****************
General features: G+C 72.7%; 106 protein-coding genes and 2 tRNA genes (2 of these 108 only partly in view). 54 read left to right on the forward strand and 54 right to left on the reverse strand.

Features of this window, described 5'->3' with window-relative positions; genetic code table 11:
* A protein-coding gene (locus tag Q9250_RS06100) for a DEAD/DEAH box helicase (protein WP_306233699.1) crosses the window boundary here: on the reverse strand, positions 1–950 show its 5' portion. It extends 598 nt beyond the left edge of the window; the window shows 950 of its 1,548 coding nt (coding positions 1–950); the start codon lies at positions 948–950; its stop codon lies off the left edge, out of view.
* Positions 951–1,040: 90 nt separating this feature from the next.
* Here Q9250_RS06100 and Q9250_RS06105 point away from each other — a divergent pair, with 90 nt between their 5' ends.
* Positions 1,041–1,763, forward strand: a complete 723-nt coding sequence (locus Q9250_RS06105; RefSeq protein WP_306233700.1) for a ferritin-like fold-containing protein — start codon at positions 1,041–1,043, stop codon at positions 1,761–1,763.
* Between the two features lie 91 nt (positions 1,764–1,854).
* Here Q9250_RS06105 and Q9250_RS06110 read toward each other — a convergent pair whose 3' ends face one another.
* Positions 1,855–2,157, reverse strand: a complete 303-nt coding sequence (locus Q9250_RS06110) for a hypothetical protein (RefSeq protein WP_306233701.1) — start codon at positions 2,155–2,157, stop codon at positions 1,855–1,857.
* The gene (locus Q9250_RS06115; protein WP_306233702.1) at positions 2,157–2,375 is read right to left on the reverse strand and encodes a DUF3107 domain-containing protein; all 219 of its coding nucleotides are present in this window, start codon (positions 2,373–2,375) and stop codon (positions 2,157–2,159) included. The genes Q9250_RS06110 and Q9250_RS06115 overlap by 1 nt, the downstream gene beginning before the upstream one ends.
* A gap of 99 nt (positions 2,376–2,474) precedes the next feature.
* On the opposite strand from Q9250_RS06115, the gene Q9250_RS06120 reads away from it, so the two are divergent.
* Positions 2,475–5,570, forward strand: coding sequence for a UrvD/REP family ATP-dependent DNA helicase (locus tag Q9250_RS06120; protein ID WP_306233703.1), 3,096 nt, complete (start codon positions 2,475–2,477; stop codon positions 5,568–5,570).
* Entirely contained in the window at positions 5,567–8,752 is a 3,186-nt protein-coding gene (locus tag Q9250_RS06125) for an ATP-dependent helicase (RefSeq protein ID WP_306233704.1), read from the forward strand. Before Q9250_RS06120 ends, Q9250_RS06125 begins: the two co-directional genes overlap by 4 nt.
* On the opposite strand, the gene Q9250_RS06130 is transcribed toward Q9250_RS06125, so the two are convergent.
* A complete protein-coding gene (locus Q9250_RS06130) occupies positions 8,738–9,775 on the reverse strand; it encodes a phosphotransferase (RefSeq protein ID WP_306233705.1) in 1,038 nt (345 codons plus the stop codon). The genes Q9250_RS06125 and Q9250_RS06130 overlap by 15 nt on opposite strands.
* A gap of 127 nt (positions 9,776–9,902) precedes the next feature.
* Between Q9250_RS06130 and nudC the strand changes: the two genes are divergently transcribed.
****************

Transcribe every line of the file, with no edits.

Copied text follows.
General features: G+C 72.7%; 106 protein-coding genes and 2 tRNA genes (2 of these 108 only partly in view). 54 read left to right on the forward strand and 54 right to left on the reverse strand.

Features of this window, described 5'->3' with window-relative positions; genetic code table 11:
* A protein-coding gene (locus tag Q9250_RS06100) for a DEAD/DEAH box helicase (protein WP_306233699.1) crosses the window boundary here: on the reverse strand, positions 1–950 show its 5' portion. It extends 598 nt beyond the left edge of the window; the window shows 950 of its 1,548 coding nt (coding positions 1–950); the start codon lies at positions 948–950; its stop codon lies off the left edge, out of view.
* Positions 951–1,040: 90 nt separating this feature from the next.
* Here Q9250_RS06100 and Q9250_RS06105 point away from each other — a divergent pair, with 90 nt between their 5' ends.
* Positions 1,041–1,763, forward strand: a complete 723-nt coding sequence (locus Q9250_RS06105; RefSeq protein WP_306233700.1) for a ferritin-like fold-containing protein — start codon at positions 1,041–1,043, stop codon at positions 1,761–1,763.
* Between the two features lie 91 nt (positions 1,764–1,854).
* Here Q9250_RS06105 and Q9250_RS06110 read toward each other — a convergent pair whose 3' ends face one another.
* Positions 1,855–2,157, reverse strand: a complete 303-nt coding sequence (locus Q9250_RS06110) for a hypothetical protein (RefSeq protein WP_306233701.1) — start codon at positions 2,155–2,157, stop codon at positions 1,855–1,857.
* The gene (locus Q9250_RS06115; protein WP_306233702.1) at positions 2,157–2,375 is read right to left on the reverse strand and encodes a DUF3107 domain-containing protein; all 219 of its coding nucleotides are present in this window, start codon (positions 2,373–2,375) and stop codon (positions 2,157–2,159) included. The genes Q9250_RS06110 and Q9250_RS06115 overlap by 1 nt, the downstream gene beginning before the upstream one ends.
* A gap of 99 nt (positions 2,376–2,474) precedes the next feature.
* On the opposite strand from Q9250_RS06115, the gene Q9250_RS06120 reads away from it, so the two are divergent.
* Positions 2,475–5,570, forward strand: coding sequence for a UrvD/REP family ATP-dependent DNA helicase (locus tag Q9250_RS06120; protein ID WP_306233703.1), 3,096 nt, complete (start codon positions 2,475–2,477; stop codon positions 5,568–5,570).
* Entirely contained in the window at positions 5,567–8,752 is a 3,186-nt protein-coding gene (locus tag Q9250_RS06125) for an ATP-dependent helicase (RefSeq protein ID WP_306233704.1), read from the forward strand. Before Q9250_RS06120 ends, Q9250_RS06125 begins: the two co-directional genes overlap by 4 nt.
* On the opposite strand, the gene Q9250_RS06130 is transcribed toward Q9250_RS06125, so the two are convergent.
* A complete protein-coding gene (locus Q9250_RS06130) occupies positions 8,738–9,775 on the reverse strand; it encodes a phosphotransferase (RefSeq protein ID WP_306233705.1) in 1,038 nt (345 codons plus the stop codon). The genes Q9250_RS06125 and Q9250_RS06130 overlap by 15 nt on opposite strands.
* A gap of 127 nt (positions 9,776–9,902) precedes the next feature.
* Between Q9250_RS06130 and nudC the strand changes: the two genes are divergently transcribed.